- A Whopper of an honor: Local company named top Burger King franchisee (11/15/17)3
- Decisions coming soon on steel mill, smelter in New Madrid (11/17/17)1
- Cape attorney Brandon Cooper to run for judge (11/20/17)2
- State audit: Bollinger County tax levies violate state law; county commission disagrees (11/17/17)3
- Cape native co-directs Thanksgiving-related indie film, 'Drinksgiving' (11/17/17)
- The Tungsten Groove to release first album featuring original songs (11/17/17)
- Southern Illinois farmer's grapevines destroyed by dicamba; four years of work lost (10/29/17)2
- 1 dead, 3 hurt in accident on Highway 72 (11/19/17)
- Son of Westboro Baptist Church patriarch discusses abuse, faith (11/15/17)6
- Crowell leads effort to cut low-income tax credits in Missouri (11/19/17)6
Philadelphia mob takes blow
PHILADELPHIA -- The Philly mob is down but not out.
Government officials were pleased this month when former Mafia boss Joseph "Skinny Joey" Merlino got 14 years behind bars for racketeering and his top lieutenants received long prison terms as well.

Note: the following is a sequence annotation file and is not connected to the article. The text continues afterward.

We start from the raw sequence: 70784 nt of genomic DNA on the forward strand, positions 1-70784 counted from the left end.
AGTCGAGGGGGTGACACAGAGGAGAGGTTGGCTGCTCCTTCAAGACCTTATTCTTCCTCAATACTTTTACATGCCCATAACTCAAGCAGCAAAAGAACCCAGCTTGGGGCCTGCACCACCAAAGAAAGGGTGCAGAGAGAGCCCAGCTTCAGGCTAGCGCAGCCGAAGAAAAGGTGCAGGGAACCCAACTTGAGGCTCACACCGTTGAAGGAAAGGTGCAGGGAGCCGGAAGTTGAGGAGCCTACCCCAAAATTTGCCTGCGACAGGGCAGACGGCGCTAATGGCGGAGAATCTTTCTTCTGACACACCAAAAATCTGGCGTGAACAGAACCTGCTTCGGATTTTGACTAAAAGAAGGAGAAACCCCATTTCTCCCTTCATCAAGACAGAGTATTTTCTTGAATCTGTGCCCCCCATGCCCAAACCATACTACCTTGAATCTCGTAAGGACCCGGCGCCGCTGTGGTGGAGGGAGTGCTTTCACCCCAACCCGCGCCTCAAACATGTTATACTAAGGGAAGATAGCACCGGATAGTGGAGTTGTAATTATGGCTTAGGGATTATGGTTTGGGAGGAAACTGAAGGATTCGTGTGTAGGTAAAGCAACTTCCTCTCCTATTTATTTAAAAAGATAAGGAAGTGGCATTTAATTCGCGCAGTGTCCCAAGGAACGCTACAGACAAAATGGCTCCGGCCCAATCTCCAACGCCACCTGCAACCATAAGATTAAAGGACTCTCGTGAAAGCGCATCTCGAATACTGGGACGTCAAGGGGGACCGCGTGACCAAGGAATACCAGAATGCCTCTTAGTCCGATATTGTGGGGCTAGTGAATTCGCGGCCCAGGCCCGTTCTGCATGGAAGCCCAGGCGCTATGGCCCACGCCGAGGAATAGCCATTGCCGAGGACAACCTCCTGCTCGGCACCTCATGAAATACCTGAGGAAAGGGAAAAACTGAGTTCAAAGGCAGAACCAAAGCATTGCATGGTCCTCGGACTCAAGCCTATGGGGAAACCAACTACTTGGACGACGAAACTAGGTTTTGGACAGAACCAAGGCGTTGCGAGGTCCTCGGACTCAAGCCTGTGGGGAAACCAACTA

But federal law enforcement officials caution that the mob, though crippled, is still operating -- and they expect another round of prosecutions.
"This clearly is a critical blow to the La Cosa Nostra in Philadelphia. However, it's not the end of the LCN," said Thomas Harrington, who heads the FBI organized crime unit in Philadelphia.
Now that Merlino is out of the picture, mob observers predict a bloody struggle for control.
More than 30 people have been killed in gangland violence since the 1980 assassination of crime boss Angelo Bruno, the "Docile Don," who was killed by a shotgun blast outside his South Philadelphia home. Bruno's successor, Phil "Chicken Man" Testa, was killed in 1981. Every boss since -- Nicodemo "Little Nicky" Scarfo, John Stanfa, Ralph Natale and now Merlino -- is in prison.
"There's always somebody out there who wants to be the boss, who thinks that if they get the position they can survive," said Fred Martens, former executive director of the now-defunct Pennsylvania Crime Commission. "Everybody thinks it won't be them."